Thru the trees I walked alone,
On the breeze I could smell the loam.

A rich forest scent of leaves decayed,
Giving life to wildflowers that bloom in May.

I stopped to feel the old growth giant,
A large white pine with years of defiance.

The stream’s tumbling sang to my ears,
Her slow, deep pool beckoned me near.

I gazed at the brook’s  near glass-like perfection,
And was absorbed in the mesmerizing reflections.

I into the woods I went today,
And I returned with my troubles washed away.

Sunday, August 21, 2011

It Makes Me Happy

Several years ago a very successful photographer friend of mine imparted some advice on me; he said he almost never sells a sunrise or sunset image, so he almost never shoots them anymore.  I took his words of wisdom to heart, at least for a while.
 When I first got into photography, sunsets and sunrises were some of my very first subjects.  They are daily events in nature, there for us to see and enjoy and capture. They are all different, the colors are amazing and they spark a great emotion inside of me.  I respect my friend greatly and still take any advice he gives me and, I may never sell a sunset photo, however I will enjoy watching and photographing them and I’ll be richer for the experience. 

"Life is a succession of moments. To live each one is to succeed."
-- Coreta Kent

Sunday, March 20, 2011

Take Advantage of Your Neighborhood

I feel that many photographers don’t take enough advantage of the photographic possibilities around their home or neighborhood. I believe this comes from a two thought process. I feel many people search through the magazines and photo websites looking at beautiful images of far off places and focus only on getting to these locations to shoot that same scene. The other reason is people get so used to the things they see everyday that it becomes common place, they lose interest and excitement in the everyday; I would guess that this is extremely common.

If we open our minds up to the photographic possibilities in our homes, our yards, our neighborhoods and cities, we’ll start increasing our image files and sharpen our skills for when we do visit that far off destination. Make it a point on your drive to work or to the store to look for subjects, start a photographic essay of your neighborhood, set aside a day or a morning each week or month that you’re going to work on that essay. Once you start photographing the “common” scenes, I believe this will help to expand your vision and increase your skills as a photographer.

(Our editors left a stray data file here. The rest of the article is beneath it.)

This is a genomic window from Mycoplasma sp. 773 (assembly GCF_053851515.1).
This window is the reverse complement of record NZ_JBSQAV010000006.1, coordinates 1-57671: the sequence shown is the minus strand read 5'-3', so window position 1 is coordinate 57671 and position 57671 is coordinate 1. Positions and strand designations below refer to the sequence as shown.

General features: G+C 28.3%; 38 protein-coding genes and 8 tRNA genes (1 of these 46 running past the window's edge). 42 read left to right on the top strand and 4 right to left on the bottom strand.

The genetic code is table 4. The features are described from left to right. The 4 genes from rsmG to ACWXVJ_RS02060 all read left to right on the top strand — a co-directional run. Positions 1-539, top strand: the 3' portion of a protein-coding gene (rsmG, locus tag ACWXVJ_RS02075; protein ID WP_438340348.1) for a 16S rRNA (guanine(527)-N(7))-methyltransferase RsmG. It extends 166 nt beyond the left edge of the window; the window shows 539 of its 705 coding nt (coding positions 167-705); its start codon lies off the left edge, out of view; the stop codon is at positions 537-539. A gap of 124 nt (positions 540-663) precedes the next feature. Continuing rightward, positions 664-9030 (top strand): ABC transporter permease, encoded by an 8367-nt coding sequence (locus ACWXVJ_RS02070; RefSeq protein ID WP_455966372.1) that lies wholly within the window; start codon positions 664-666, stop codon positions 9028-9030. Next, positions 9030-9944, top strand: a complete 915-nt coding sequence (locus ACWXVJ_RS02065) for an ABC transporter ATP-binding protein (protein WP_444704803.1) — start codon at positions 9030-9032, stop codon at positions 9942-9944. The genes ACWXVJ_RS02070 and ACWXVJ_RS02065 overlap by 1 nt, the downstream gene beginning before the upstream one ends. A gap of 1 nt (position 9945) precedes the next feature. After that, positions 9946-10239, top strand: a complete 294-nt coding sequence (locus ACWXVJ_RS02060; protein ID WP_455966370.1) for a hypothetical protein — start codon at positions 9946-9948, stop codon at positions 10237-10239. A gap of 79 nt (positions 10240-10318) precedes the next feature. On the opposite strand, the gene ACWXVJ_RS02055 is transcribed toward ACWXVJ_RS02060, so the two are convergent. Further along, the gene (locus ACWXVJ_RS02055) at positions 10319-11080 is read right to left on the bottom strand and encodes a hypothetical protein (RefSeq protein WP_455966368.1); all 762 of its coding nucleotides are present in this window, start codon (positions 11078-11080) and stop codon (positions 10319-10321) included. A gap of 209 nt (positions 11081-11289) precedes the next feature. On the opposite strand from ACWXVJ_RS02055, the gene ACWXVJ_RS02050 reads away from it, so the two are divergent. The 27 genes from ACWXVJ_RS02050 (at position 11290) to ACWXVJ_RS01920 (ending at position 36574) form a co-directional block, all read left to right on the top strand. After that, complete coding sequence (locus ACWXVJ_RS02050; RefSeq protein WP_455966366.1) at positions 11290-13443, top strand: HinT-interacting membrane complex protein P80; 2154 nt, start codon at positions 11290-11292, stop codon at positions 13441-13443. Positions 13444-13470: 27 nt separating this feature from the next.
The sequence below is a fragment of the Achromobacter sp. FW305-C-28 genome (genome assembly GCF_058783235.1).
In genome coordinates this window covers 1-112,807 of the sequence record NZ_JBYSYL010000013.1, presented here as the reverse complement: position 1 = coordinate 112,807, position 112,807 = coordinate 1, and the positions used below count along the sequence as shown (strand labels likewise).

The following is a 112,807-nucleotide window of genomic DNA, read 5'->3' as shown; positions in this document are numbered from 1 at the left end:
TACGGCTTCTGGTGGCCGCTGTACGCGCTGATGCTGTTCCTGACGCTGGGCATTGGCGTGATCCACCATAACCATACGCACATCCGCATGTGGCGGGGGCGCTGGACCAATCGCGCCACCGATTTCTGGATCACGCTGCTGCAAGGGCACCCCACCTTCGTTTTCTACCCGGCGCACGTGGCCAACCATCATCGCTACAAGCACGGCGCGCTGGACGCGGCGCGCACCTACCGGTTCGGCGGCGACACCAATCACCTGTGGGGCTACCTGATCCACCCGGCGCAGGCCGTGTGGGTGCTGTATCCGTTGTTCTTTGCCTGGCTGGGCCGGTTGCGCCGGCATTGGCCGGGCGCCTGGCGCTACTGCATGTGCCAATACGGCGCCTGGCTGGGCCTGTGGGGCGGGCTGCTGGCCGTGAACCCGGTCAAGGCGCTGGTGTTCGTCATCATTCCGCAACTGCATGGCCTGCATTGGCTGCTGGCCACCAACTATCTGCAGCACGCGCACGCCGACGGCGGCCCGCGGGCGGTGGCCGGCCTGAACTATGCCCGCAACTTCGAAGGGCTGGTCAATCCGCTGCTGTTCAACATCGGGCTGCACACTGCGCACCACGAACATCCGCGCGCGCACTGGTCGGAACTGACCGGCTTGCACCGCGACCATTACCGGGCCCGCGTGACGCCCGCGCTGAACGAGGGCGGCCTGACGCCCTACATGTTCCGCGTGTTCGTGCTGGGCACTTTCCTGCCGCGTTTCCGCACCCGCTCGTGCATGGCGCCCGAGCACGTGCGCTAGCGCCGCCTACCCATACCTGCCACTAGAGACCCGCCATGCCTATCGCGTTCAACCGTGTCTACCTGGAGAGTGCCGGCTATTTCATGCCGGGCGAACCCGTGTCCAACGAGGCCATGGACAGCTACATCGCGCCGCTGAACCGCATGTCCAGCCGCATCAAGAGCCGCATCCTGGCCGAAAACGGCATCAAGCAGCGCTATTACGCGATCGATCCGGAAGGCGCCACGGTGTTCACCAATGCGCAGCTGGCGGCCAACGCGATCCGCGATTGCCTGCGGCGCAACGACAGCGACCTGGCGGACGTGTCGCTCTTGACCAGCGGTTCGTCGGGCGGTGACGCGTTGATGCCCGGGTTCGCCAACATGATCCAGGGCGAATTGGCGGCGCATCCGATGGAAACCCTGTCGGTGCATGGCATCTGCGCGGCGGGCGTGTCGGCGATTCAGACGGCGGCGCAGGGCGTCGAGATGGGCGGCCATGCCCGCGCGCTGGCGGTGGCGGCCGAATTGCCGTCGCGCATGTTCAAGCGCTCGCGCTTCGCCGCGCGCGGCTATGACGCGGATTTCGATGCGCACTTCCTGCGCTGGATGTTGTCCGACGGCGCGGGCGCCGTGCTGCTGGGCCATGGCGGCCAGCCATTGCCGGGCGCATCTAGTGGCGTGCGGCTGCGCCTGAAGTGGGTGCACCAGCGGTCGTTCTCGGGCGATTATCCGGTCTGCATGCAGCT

This cross is in a cemetery not far from my home, I pass it quiet often and from the road, the cemetery is very ordinary looking. A few weeks ago I decided to drive the gravel road that circles the property and I saw this cross on the top of the hill. I made a mental note that the setting sun should be directly behind the cross and that I should come back to photograph the scene. This whole detour took about five minutes. Saturday, as me and a friend were waiting on the full moon to rise, I decided this was a good time to visit the cross and try the image I had pre-visualized weeks before. I think it worked out fairly well.

Monday, February 28, 2011

Seek and Ye Shall Find..

“nature itself means nothing, says nothing except to the perceiving mind…..Beauty is where it is perceived…you surely will see…..if you are prepared to see it-if you look for it…”                                                                                        Henry David Thoreau

This was a quote I came across from Thoreau, I had never read it or heard of it before and to me it spoke volumes. Thoreau is well know for his unique insite into nature and his nature writing and I think, for me as a outdoor photographer, I will hold this quote close.  I hear many people ask what there is to photograph in any giving place and I've done the same thing myself.  As photographers, we need to perceive the beauty in everything, always be open, always be looking....natures beauty is everywhere.